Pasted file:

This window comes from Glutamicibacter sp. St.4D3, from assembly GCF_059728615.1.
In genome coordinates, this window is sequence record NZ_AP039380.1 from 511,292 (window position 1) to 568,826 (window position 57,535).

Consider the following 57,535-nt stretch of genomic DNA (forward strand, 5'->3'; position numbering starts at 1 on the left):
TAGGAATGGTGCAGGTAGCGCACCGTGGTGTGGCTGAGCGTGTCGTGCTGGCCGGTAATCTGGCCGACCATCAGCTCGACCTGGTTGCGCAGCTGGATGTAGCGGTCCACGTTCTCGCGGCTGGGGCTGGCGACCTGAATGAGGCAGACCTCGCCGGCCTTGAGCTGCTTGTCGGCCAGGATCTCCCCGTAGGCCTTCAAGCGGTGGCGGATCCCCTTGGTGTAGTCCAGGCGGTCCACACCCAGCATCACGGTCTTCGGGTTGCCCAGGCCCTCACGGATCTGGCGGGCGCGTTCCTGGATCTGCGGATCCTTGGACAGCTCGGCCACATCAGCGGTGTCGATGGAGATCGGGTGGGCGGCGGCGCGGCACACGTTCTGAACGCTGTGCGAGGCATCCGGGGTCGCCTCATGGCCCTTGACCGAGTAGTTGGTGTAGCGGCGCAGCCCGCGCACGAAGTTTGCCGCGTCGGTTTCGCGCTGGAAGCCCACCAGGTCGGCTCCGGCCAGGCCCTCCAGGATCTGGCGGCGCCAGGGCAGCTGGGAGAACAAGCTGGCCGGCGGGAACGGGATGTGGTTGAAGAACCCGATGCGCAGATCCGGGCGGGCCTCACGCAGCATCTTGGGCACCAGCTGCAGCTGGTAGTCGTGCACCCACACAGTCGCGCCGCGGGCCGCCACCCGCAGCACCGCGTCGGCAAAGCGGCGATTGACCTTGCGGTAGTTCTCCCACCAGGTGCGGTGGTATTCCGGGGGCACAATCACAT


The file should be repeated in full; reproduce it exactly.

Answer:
This window comes from Glutamicibacter sp. St.4D3, from assembly GCF_059728615.1.
In genome coordinates, this window is sequence record NZ_AP039380.1 from 511,292 (window position 1) to 568,826 (window position 57,535).

Consider the following 57,535-nt stretch of genomic DNA (forward strand, 5'->3'; position numbering starts at 1 on the left):
TAGGAATGGTGCAGGTAGCGCACCGTGGTGTGGCTGAGCGTGTCGTGCTGGCCGGTAATCTGGCCGACCATCAGCTCGACCTGGTTGCGCAGCTGGATGTAGCGGTCCACGTTCTCGCGGCTGGGGCTGGCGACCTGAATGAGGCAGACCTCGCCGGCCTTGAGCTGCTTGTCGGCCAGGATCTCCCCGTAGGCCTTCAAGCGGTGGCGGATCCCCTTGGTGTAGTCCAGGCGGTCCACACCCAGCATCACGGTCTTCGGGTTGCCCAGGCCCTCACGGATCTGGCGGGCGCGTTCCTGGATCTGCGGATCCTTGGACAGCTCGGCCACATCAGCGGTGTCGATGGAGATCGGGTGGGCGGCGGCGCGGCACACGTTCTGAACGCTGTGCGAGGCATCCGGGGTCGCCTCATGGCCCTTGACCGAGTAGTTGGTGTAGCGGCGCAGCCCGCGCACGAAGTTTGCCGCGTCGGTTTCGCGCTGGAAGCCCACCAGGTCGGCTCCGGCCAGGCCCTCCAGGATCTGGCGGCGCCAGGGCAGCTGGGAGAACAAGCTGGCCGGCGGGAACGGGATGTGGTTGAAGAACCCGATGCGCAGATCCGGGCGGGCCTCACGCAGCATCTTGGGCACCAGCTGCAGCTGGTAGTCGTGCACCCACACAGTCGCGCCGCGGGCCGCCACCCGCAGCACCGCGTCGGCAAAGCGGCGATTGACCTTGCGGTAGTTCTCCCACCAGGTGCGGTGGTATTCCGGGGGCACAATCACAT